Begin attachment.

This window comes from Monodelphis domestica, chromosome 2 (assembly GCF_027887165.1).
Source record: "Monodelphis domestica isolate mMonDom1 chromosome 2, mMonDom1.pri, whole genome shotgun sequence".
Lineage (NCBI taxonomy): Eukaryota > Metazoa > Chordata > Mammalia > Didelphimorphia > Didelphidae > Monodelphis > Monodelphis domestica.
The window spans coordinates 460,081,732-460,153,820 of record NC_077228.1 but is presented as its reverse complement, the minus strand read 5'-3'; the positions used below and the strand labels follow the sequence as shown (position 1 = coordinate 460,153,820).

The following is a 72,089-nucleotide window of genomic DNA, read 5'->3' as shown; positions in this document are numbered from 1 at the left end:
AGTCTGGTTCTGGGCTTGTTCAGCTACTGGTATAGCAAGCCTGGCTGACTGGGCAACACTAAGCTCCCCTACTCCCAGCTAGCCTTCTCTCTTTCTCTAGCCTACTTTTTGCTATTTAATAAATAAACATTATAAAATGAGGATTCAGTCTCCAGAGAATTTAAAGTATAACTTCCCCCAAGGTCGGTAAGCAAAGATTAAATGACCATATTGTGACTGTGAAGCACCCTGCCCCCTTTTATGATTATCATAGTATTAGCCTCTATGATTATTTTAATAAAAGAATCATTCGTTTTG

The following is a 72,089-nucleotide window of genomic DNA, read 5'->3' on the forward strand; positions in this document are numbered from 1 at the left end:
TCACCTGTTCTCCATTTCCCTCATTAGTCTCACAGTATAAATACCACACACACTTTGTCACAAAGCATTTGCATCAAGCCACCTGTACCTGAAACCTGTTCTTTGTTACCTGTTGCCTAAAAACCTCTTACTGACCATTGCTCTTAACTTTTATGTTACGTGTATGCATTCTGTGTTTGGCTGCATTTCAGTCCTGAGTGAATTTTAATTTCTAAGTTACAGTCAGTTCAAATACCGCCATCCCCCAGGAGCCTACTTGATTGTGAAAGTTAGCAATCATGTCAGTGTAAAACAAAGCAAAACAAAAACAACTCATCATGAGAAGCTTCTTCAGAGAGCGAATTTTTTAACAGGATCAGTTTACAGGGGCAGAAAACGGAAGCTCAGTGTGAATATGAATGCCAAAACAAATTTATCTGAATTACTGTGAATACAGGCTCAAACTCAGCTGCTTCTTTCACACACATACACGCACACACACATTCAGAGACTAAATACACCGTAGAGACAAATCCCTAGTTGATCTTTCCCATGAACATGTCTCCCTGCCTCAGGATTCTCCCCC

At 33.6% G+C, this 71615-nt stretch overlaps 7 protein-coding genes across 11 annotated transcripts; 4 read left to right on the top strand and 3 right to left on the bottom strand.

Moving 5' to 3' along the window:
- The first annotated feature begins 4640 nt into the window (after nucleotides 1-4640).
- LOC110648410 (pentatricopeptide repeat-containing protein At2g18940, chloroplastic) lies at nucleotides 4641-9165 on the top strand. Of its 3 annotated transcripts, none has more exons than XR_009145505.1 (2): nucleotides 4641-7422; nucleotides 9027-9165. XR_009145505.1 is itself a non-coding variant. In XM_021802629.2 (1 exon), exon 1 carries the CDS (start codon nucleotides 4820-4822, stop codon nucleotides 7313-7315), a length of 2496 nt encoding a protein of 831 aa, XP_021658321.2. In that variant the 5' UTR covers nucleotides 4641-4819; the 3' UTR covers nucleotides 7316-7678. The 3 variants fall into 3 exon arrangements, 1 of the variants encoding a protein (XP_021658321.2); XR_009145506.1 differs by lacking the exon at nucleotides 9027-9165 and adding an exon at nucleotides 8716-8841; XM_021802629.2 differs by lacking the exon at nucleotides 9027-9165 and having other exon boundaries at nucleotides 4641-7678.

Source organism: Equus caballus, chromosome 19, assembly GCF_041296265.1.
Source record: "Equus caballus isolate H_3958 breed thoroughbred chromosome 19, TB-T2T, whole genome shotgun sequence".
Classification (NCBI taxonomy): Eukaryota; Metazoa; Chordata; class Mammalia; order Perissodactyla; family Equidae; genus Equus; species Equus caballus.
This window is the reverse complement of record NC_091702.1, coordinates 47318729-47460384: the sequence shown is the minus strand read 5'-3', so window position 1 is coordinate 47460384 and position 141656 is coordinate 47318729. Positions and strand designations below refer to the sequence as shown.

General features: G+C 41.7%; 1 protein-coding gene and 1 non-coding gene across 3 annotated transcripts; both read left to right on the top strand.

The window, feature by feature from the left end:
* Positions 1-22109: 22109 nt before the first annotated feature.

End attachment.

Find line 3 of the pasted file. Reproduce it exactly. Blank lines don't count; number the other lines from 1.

Lineage (NCBI taxonomy): Eukaryota > Metazoa > Chordata > Mammalia > Didelphimorphia > Didelphidae > Monodelphis > Monodelphis domestica.